Each day across the US, two women die from pregnancy-related causes. It’s a fact that disproportionately affects communities of color. According to the CDC, New Jersey now ranks 45th in the country for our high maternal death rate.
“We are the only developed nation that’s actually had a rise in maternal mortality every year, on average, since 1990,” said Charles Lockwood, dean of the Morsani College of Medicine at the University of South Florida Health.
At a conference in Newark, health care workers, policy makers and state leaders are gathering. Proposing prevention strategies and improvements to obstetric care.
“Comorbidities are one of the main factors affecting maternal/child health. The rising trends in obesity, hypertensive disorders, comorbidity of diabetes and the vicious cycle just continues,” said Andrew Rubenstein, section chief obstetrics of the Hackensack Meridian Health University Medical Center.
The most concerning trend: black mothers die at more than three and a half times the rate of white women. Specialists in the field say physicians need to shift their cultural mindset and rethink how they practice medicine and focus on quality of care.
Elizabeth Howell, vice chair of research for Mount Sinai Health System and director of the Women’s Health Research Institute, spoke to this issue.
“Are we getting women anti-hypertensive medication in a timely fashion? Do we have systems in place to have parts on the floor for an emergency with all the equipment we need to save a woman’s life? These are some basic things,” Howell said.
“We need to recognize where your patient is coming from in terms of life experience, who they’re going to go home to, and also in terms of their understanding of discharge instructions, these are preventable deaths,” said Ilise Zimmerman, president and CEO of the Partnership for Maternal and Child Health of Northern NJ.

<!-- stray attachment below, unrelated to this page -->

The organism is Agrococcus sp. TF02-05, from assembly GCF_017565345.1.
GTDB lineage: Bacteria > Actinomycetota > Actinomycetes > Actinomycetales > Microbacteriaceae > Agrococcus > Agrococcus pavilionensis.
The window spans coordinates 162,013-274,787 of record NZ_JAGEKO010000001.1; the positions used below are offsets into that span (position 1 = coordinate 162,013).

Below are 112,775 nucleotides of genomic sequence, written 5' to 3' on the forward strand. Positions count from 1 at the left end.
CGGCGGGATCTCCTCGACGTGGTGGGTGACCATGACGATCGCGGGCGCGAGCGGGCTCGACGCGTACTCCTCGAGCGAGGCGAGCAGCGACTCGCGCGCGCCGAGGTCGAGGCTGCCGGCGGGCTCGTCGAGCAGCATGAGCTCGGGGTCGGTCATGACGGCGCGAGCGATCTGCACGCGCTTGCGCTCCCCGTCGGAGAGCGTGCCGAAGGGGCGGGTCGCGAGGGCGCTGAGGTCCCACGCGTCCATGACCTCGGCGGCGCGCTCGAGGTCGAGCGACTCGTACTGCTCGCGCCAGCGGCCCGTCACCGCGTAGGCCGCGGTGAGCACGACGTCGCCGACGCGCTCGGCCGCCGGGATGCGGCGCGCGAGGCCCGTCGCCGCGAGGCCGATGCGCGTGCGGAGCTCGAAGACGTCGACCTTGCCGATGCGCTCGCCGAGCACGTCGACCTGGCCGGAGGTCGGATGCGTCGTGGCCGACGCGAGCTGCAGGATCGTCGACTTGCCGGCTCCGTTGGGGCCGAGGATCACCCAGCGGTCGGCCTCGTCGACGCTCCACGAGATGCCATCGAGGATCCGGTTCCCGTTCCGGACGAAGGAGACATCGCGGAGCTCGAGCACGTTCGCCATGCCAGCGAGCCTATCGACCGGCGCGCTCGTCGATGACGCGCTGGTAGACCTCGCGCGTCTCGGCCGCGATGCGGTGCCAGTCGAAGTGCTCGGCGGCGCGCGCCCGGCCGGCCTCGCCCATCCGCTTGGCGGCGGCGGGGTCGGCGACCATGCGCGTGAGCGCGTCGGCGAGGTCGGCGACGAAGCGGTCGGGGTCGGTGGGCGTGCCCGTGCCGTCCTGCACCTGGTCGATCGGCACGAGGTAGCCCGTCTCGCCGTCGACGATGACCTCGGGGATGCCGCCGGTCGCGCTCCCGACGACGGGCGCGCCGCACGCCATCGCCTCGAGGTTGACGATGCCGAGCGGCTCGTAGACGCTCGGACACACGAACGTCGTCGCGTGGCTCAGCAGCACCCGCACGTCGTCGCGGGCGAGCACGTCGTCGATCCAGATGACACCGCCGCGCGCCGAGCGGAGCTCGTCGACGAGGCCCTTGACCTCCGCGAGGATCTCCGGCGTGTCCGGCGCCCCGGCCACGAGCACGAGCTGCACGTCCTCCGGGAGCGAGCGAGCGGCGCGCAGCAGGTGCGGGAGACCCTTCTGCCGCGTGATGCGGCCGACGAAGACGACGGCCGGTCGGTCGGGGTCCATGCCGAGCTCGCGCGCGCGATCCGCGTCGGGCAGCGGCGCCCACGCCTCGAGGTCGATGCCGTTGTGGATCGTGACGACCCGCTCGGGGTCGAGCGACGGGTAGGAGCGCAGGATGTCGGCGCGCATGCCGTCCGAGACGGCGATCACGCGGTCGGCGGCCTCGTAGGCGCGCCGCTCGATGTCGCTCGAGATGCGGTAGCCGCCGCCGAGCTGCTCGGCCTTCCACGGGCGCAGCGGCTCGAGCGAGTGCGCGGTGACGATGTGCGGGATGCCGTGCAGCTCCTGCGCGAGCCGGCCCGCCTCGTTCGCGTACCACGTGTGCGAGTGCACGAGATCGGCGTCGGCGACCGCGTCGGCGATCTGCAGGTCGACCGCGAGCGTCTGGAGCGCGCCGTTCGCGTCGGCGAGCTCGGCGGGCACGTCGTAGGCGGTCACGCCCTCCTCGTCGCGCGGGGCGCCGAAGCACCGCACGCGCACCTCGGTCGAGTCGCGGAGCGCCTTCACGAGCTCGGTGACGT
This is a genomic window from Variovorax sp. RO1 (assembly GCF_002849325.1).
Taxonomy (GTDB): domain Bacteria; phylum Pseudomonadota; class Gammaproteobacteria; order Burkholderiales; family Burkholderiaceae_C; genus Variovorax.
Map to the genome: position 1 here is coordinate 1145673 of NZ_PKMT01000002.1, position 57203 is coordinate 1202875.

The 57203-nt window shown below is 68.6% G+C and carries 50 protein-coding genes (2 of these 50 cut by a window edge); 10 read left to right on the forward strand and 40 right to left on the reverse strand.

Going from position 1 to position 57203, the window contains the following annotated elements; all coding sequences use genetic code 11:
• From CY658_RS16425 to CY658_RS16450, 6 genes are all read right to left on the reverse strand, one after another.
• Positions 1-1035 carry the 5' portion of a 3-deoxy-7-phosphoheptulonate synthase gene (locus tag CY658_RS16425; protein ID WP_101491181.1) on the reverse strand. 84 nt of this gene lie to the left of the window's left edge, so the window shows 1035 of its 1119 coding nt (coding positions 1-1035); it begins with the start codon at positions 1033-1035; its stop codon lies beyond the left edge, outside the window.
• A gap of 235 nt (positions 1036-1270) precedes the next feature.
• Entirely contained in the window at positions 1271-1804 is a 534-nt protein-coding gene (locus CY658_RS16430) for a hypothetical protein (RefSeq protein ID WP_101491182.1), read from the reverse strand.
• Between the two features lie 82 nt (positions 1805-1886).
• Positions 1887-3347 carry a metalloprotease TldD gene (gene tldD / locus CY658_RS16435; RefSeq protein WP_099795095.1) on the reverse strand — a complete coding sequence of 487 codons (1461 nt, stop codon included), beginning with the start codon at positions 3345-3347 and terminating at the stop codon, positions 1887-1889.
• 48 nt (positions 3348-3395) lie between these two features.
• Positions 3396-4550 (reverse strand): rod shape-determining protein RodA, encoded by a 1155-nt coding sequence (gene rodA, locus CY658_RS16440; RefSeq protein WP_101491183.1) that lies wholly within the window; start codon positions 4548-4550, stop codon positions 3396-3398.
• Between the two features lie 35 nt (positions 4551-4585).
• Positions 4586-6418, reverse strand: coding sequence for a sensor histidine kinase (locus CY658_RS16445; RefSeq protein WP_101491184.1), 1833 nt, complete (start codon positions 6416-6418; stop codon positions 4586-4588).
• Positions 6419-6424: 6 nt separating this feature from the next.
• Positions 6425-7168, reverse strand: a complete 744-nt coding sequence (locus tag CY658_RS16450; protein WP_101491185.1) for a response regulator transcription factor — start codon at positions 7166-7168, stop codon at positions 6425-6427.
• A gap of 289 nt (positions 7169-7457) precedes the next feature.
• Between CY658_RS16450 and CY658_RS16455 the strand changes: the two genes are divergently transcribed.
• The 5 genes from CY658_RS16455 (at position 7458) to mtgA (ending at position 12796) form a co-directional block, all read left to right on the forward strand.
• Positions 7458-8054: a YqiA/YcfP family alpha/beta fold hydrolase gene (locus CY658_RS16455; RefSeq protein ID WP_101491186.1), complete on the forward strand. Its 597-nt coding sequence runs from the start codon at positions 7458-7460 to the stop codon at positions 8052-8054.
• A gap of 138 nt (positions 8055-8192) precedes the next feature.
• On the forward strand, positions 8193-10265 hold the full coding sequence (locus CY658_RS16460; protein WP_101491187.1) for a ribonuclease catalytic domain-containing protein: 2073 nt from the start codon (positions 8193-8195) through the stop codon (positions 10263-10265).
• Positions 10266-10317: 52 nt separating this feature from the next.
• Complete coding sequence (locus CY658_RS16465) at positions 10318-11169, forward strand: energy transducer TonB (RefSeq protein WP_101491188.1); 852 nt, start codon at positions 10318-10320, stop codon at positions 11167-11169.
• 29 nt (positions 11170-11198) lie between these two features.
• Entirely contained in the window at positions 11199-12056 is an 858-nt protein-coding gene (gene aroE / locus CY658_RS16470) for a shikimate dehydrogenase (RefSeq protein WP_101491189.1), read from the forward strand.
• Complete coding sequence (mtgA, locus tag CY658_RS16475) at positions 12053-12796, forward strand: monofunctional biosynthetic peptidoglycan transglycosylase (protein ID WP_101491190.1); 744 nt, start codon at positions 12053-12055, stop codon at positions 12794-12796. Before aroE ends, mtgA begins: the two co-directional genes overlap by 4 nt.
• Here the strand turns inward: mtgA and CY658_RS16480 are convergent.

“I’ve actually lectured the black caucus, the women in particular and Assemblywoman Shavonda Sumter, my first vice chair, to come together and make this a priority issue for us and to get in front of it,” said State Senator Ron Rice. “Because you can’t talk about infant mortality without having the black community very much involved.”
Another growing source of infant mortality is mental health. 8 percent of pregnant women are diagnosed with depression, and opioid abuse now accounts for about 10% of white maternal deaths.
The March of Dimes also released a report card Thursday on premature births. New Jersey gets a “C.” With 9.5 percent of babies born preterm. That number has slowly dropped over the years, but it’s far from where health experts want to be. What’s worse though, the rate among black women is 47 percent higher than all other women in the state. Take a look at the chart and you’ll see, no one is untouched.
“The reality is mothers are sicker today than they were 28 years ago, part of that is the obesity epidemic part, and that’s a huge part of it. Part of it is that mothers have aged, the combination of obesity and associated diseases with that, high blood pressure, heart disease, diabetes, and increasing age makes this population much more at risk,” Lockwood said.
The rates are alarming. But experts at this symposium say we’re finally on the road to giving this public health crisis the attention it deserves.